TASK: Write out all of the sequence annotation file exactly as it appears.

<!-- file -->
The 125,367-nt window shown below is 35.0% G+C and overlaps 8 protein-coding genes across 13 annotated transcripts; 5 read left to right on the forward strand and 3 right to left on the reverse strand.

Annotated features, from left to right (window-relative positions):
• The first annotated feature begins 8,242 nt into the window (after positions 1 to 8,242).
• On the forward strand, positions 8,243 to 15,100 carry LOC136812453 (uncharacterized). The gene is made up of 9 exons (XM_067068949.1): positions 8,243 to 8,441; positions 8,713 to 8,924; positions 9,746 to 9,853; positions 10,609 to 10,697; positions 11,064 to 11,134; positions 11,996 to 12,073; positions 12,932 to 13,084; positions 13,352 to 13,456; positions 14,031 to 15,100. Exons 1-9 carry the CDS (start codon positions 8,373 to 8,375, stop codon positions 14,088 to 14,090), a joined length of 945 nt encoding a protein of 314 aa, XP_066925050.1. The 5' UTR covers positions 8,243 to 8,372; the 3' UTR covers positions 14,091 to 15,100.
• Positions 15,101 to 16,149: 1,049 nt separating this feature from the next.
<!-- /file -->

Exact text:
The 125,367-nt window shown below is 35.0% G+C and overlaps 8 protein-coding genes across 13 annotated transcripts; 5 read left to right on the forward strand and 3 right to left on the reverse strand.

Annotated features, from left to right (window-relative positions):
• The first annotated feature begins 8,242 nt into the window (after positions 1 to 8,242).
• On the forward strand, positions 8,243 to 15,100 carry LOC136812453 (uncharacterized). The gene is made up of 9 exons (XM_067068949.1): positions 8,243 to 8,441; positions 8,713 to 8,924; positions 9,746 to 9,853; positions 10,609 to 10,697; positions 11,064 to 11,134; positions 11,996 to 12,073; positions 12,932 to 13,084; positions 13,352 to 13,456; positions 14,031 to 15,100. Exons 1-9 carry the CDS (start codon positions 8,373 to 8,375, stop codon positions 14,088 to 14,090), a joined length of 945 nt encoding a protein of 314 aa, XP_066925050.1. The 5' UTR covers positions 8,243 to 8,372; the 3' UTR covers positions 14,091 to 15,100.
• Positions 15,101 to 16,149: 1,049 nt separating this feature from the next.